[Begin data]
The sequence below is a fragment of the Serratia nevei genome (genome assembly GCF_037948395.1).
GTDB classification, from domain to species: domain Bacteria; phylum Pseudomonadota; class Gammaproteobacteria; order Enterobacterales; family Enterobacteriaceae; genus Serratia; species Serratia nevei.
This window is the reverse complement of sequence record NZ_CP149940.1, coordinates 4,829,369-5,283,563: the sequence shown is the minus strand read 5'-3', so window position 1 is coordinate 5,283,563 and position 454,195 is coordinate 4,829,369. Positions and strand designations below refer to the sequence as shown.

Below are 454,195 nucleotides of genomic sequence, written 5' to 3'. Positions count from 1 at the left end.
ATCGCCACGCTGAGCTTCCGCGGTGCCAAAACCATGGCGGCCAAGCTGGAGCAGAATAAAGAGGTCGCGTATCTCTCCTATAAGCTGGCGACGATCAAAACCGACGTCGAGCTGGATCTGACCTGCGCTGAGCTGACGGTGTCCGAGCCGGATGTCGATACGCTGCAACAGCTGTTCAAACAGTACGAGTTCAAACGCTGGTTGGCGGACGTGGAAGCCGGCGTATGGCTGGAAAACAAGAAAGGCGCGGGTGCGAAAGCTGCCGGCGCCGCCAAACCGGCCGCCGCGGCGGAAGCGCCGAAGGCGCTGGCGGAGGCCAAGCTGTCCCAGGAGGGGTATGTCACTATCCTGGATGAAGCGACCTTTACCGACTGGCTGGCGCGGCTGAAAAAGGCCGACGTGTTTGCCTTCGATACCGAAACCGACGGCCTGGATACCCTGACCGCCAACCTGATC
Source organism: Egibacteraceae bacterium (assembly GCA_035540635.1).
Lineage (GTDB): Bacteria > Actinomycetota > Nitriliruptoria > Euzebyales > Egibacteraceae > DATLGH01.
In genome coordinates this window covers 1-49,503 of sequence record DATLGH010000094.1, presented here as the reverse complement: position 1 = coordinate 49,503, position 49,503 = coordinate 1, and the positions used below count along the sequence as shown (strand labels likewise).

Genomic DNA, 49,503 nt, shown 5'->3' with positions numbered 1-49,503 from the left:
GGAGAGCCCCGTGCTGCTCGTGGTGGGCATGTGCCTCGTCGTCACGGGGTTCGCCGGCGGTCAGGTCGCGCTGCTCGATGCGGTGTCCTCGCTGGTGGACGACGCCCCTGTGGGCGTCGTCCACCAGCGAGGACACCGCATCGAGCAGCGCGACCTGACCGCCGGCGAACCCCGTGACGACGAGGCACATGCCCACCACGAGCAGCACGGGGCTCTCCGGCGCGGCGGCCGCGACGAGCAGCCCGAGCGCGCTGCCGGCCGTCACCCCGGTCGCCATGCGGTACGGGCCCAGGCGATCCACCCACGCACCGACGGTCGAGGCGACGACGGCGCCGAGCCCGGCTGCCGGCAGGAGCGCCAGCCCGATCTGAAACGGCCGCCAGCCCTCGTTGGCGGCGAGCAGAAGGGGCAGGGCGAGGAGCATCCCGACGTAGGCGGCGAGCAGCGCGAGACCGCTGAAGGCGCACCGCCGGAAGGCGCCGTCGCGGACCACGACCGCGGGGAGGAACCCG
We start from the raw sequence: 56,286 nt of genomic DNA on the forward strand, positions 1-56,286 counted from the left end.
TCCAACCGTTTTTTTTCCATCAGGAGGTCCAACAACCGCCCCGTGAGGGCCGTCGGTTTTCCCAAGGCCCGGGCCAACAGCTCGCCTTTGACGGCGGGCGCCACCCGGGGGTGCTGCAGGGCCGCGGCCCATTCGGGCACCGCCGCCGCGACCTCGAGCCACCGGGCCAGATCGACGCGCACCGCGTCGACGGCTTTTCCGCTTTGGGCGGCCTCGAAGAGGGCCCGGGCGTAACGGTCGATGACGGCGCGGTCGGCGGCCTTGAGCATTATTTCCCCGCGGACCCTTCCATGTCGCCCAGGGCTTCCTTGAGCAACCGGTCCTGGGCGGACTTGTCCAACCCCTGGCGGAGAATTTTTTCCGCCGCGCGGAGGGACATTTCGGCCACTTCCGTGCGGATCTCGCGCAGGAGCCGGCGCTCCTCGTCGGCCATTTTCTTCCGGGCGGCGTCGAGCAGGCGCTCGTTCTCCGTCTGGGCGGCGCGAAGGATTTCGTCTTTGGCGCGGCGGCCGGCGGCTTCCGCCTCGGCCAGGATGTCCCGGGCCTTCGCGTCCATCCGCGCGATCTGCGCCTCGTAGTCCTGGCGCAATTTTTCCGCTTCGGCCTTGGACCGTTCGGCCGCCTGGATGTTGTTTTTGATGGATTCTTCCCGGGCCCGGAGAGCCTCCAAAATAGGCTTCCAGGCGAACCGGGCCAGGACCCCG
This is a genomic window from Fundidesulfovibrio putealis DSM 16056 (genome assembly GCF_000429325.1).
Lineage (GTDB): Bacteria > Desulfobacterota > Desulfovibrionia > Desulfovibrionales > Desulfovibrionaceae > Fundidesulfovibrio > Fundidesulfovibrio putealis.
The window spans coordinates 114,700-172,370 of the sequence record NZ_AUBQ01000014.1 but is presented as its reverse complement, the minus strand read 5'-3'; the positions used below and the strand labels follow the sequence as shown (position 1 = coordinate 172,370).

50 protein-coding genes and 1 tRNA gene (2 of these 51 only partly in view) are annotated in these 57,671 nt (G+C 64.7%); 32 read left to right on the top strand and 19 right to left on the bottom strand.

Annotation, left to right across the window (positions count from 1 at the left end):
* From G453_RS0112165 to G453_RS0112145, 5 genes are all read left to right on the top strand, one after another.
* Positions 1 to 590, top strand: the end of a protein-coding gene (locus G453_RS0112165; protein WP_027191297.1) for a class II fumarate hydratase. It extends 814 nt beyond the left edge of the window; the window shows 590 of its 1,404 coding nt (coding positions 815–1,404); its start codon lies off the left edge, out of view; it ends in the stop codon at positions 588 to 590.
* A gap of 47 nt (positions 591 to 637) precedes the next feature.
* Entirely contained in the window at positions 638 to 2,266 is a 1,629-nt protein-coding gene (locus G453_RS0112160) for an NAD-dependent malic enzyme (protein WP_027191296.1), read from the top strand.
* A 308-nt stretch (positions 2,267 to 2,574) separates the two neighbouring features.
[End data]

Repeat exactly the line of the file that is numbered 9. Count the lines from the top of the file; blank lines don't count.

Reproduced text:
Genomic DNA, 49,503 nt, shown 5'->3' with positions numbered 1-49,503 from the left: